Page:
FIFA hires ex-U.S. prosecutor as its lawyer in bribery probe
NEW YORK (Reuters) - World soccer's governing body FIFA has hired a former New York prosecutor to represent it as senior officials face bribery and corruption charges in a U.S. court, a person familiar with the matter said.
William Burck, a partner at the law firm Quinn Emanuel Urquhart & Sullivan, was retained within the past month, said the person, who spoke on condition of anonymity.
U.S. authorities on May 27 announced the indictment of nine current and former FIFA officials and five corporate executives for running a criminal enterprise that involved more than $150 million in bribes over 24 years. Each of them may hire his own lawyer.
FIFA, the Fédération Internationale de Football Association, as an organization has not been charged with wrongdoing. In an email, FIFA confirmed that Quinn Emanuel is its law firm.
Burck was an assistant U.S. attorney early in his career in Manhattan. He helped to prosecute Martha Stewart, a U.S. television personality who runs a home decorating empire, for lying to investigators about the sale of ImClone Systems stock. He also served as deputy White House counsel in the George W. Bush administration.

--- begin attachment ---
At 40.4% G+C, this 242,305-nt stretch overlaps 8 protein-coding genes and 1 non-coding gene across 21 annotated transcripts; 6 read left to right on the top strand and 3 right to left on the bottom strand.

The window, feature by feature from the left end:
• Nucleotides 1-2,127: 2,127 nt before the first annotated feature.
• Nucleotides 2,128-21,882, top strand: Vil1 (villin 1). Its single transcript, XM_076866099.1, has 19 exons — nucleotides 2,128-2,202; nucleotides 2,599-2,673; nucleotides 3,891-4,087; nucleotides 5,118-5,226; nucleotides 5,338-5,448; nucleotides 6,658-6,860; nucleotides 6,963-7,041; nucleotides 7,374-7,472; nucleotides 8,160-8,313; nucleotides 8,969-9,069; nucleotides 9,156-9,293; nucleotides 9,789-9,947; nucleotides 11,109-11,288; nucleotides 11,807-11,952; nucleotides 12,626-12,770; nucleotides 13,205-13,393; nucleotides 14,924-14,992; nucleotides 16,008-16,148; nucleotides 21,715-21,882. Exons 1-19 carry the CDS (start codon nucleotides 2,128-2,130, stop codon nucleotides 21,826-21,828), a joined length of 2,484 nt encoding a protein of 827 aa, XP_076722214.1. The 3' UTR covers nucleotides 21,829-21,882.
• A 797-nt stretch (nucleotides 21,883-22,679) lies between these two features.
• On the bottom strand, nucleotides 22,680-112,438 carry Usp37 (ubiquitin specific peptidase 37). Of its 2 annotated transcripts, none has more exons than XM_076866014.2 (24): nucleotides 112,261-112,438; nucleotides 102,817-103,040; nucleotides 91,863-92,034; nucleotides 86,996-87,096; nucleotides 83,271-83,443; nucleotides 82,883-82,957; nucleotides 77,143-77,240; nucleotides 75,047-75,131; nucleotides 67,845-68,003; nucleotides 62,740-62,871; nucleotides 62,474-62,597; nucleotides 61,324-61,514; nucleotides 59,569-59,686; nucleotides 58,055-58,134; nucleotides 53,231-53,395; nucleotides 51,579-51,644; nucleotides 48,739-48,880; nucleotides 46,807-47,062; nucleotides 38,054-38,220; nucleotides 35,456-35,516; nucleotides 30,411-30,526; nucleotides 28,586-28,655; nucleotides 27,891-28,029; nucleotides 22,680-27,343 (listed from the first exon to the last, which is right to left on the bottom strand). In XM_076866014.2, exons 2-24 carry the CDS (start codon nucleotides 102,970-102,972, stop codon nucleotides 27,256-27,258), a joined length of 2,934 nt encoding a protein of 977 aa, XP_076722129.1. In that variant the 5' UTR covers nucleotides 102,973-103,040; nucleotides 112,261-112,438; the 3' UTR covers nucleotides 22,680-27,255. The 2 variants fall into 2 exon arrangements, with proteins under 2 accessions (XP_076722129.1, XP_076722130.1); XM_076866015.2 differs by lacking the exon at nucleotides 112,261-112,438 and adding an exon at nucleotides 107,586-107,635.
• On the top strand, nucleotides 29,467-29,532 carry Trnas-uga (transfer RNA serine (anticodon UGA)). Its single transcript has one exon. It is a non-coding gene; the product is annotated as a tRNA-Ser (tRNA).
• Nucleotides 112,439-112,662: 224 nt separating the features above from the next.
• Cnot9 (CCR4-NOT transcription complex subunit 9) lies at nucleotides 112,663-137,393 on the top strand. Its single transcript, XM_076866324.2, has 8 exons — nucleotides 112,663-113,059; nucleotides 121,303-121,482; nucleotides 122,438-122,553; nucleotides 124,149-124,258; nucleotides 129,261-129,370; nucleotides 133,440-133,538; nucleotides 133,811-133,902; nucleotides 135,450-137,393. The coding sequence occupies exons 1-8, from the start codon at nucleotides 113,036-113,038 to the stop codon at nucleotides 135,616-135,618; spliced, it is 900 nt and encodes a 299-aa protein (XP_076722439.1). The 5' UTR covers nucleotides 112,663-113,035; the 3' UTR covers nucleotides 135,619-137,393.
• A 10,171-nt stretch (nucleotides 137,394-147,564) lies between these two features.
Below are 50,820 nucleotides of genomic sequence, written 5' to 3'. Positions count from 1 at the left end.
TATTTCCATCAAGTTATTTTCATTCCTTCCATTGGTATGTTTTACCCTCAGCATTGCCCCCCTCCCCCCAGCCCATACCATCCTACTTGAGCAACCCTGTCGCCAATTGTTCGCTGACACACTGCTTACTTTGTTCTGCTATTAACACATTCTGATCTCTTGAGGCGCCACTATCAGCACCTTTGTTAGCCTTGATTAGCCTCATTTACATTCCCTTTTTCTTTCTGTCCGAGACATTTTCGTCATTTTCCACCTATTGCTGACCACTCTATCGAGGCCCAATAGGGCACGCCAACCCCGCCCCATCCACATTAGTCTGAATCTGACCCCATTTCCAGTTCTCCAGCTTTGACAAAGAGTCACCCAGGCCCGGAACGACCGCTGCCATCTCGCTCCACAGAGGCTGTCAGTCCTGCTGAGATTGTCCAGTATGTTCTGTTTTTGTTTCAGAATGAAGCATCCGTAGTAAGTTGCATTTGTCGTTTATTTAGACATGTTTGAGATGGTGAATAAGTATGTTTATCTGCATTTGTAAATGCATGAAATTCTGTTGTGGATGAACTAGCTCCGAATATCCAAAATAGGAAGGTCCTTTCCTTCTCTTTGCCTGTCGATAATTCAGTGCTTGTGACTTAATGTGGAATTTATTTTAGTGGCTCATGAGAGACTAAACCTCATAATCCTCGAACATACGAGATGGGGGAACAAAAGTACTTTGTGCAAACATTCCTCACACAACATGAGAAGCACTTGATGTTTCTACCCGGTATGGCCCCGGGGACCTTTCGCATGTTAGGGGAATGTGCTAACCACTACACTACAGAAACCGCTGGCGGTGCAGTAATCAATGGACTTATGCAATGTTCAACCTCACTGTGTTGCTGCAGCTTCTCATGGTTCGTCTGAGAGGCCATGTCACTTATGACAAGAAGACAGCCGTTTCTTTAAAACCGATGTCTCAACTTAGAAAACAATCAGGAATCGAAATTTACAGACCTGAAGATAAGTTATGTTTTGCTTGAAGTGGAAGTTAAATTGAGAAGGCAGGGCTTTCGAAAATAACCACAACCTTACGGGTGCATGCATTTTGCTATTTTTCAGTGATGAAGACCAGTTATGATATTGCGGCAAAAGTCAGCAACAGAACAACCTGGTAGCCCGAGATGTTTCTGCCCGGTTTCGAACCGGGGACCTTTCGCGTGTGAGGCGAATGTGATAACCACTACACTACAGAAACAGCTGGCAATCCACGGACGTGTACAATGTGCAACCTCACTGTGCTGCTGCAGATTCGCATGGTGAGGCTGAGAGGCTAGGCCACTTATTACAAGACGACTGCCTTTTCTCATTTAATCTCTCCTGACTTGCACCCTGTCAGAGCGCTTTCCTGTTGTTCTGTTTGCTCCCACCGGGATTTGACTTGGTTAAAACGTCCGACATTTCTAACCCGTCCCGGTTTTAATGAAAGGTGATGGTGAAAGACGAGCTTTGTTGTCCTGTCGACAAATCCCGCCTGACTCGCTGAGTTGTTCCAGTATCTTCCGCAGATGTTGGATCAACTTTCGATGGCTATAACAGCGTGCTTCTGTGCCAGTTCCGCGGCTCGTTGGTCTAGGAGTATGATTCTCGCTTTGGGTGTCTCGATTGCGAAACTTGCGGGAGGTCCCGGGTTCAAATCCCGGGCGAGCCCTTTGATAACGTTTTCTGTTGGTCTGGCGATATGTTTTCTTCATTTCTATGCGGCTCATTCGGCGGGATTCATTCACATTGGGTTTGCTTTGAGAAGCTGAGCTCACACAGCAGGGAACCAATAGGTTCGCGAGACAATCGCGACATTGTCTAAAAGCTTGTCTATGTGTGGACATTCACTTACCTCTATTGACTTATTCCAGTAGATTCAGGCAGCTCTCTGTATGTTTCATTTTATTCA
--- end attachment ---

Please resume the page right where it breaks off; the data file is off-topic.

While a private lawyer, his clients have included Kim Dotcom, a flashy Internet mogul who is fighting extradition from New Zealand to the United States on charges he assisted massive piracy of copyrighted movies and music.
Burck's hiring was earlier reported by American Lawyer magazine.
Separately, lawyers Sam Gandhi and Tim Treanor of the U.S. law firm Sidley Austin are representing CONCACAF, the governing body for soccer in North America, Central America and the Caribbean, a CONCACAF spokesman said. CONCACAF has also not been charged with wrongdoing.
(Reporting by David Ingram, Nate Raymond and Katharina Bart; Editing by Grant McCool)
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